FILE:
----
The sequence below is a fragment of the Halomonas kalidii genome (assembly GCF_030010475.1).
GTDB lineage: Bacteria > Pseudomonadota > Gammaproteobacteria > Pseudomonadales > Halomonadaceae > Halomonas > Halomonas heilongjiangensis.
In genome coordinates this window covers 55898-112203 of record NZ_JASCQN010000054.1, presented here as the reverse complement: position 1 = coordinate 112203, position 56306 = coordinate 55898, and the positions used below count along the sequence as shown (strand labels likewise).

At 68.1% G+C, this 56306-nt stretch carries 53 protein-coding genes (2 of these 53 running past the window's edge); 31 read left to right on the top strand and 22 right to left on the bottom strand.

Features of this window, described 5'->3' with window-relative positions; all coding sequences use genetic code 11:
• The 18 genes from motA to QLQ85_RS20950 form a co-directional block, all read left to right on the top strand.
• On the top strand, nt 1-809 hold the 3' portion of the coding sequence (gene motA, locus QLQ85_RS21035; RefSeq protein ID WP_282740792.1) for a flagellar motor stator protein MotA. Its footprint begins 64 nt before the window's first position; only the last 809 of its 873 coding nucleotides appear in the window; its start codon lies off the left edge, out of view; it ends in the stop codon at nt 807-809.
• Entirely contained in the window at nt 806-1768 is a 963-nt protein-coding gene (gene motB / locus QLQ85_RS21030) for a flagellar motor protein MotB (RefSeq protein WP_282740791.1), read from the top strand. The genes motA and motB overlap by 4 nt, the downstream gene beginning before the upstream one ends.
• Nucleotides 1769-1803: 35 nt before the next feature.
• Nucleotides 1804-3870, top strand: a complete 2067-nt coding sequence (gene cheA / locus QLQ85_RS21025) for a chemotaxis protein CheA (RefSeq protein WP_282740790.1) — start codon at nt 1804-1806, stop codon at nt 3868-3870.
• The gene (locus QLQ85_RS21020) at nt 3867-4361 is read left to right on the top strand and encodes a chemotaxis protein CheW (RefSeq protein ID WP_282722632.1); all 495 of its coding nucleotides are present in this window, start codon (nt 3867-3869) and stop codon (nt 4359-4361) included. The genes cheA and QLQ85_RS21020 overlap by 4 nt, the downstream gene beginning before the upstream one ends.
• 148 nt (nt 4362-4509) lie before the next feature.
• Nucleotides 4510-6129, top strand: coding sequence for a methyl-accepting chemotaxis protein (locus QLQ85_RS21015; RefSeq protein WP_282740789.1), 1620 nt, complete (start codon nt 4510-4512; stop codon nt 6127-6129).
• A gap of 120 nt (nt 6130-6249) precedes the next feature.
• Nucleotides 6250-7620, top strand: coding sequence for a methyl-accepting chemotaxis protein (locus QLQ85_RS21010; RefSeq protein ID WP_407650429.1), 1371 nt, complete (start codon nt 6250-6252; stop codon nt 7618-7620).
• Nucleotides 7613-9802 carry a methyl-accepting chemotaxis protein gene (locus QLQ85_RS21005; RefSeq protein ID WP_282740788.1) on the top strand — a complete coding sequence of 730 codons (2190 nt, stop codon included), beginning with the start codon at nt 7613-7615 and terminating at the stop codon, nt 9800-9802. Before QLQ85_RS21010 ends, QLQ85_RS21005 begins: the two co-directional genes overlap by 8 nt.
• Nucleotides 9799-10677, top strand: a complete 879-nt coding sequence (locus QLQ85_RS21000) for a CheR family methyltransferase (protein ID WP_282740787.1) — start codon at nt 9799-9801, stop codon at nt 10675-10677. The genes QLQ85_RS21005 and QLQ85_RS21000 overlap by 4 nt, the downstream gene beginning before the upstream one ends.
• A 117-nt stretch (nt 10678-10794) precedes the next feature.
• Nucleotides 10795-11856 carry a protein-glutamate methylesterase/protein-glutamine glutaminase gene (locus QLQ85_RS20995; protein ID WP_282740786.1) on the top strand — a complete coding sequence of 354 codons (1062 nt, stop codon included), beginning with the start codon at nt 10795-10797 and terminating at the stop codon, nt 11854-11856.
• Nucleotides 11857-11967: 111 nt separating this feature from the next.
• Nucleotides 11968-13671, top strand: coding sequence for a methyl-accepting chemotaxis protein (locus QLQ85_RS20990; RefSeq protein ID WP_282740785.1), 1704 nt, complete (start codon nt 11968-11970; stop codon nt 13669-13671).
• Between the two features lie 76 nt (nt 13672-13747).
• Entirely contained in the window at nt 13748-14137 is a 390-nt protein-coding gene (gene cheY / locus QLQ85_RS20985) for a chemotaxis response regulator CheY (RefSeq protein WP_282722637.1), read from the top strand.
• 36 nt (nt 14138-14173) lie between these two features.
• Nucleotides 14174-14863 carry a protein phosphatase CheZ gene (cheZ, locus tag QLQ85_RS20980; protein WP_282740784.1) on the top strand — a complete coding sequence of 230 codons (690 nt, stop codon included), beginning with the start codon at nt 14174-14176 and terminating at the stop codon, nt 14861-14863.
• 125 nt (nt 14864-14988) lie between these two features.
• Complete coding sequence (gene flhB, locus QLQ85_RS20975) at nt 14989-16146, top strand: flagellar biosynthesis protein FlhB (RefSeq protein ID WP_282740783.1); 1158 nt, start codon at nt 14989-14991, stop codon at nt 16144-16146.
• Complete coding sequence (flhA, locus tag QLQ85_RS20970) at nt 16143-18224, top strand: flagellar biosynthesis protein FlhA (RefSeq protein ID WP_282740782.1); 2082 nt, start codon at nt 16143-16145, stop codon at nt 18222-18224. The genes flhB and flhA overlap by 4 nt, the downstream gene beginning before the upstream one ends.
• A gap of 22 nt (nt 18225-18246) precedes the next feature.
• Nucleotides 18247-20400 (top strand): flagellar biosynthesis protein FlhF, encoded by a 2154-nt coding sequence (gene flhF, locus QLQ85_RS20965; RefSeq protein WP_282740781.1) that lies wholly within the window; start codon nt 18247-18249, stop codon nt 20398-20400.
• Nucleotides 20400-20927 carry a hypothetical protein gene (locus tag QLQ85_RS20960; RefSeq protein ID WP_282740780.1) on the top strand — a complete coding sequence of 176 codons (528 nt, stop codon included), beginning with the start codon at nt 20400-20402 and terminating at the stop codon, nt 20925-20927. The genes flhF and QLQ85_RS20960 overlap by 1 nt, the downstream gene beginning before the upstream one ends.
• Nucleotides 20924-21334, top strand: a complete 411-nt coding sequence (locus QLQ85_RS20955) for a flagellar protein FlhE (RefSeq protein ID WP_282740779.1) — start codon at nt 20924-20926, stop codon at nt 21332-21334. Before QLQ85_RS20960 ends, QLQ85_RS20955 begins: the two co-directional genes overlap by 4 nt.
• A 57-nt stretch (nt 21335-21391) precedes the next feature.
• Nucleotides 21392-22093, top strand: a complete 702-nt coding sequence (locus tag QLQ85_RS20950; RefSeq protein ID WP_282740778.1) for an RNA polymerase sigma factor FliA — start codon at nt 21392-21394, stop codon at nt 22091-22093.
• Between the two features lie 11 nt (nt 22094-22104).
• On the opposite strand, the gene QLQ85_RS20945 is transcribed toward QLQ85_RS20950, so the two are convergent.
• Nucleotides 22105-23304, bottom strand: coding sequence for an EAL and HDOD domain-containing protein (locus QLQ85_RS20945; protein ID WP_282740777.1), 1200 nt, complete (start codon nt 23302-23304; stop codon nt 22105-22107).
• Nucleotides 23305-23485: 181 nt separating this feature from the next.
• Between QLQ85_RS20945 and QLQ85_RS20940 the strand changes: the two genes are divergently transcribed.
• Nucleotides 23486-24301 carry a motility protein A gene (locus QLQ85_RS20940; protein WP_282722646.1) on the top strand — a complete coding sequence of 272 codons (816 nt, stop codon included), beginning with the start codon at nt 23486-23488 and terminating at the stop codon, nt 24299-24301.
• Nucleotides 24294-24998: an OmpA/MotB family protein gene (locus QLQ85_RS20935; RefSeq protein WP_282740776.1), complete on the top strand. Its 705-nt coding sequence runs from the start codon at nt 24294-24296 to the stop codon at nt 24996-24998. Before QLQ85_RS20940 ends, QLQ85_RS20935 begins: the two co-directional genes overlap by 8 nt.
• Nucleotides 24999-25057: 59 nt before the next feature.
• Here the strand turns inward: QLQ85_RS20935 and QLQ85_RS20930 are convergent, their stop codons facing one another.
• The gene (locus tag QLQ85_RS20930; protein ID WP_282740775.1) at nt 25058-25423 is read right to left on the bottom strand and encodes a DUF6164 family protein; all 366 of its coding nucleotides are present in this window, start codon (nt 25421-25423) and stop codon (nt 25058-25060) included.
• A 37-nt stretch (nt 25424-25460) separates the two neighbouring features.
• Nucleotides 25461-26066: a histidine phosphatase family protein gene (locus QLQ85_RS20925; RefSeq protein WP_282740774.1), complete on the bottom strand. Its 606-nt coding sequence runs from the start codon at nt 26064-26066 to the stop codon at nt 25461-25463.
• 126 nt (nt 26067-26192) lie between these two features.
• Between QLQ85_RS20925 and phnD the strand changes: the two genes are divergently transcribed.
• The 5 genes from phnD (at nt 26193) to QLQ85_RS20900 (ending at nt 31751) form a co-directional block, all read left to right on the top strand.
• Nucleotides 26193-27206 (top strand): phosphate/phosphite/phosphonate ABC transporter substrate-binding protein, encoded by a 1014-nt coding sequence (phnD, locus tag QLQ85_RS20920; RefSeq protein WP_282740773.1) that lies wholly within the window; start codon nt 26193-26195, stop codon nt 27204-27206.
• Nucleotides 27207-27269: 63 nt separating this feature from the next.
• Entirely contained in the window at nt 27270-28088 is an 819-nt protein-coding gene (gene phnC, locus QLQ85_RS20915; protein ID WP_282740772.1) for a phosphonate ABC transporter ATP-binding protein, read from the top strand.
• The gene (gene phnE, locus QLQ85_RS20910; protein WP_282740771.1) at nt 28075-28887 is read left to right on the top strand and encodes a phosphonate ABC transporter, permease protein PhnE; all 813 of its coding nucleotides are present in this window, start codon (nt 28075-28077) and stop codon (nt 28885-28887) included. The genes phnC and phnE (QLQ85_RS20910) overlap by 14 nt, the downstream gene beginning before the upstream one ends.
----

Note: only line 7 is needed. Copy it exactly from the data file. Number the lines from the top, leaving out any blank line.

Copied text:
• On the top strand, nt 1-809 hold the 3' portion of the coding sequence (gene motA, locus QLQ85_RS21035; RefSeq protein ID WP_282740792.1) for a flagellar motor stator protein MotA. Its footprint begins 64 nt before the window's first position; only the last 809 of its 873 coding nucleotides appear in the window; its start codon lies off the left edge, out of view; it ends in the stop codon at nt 807-809.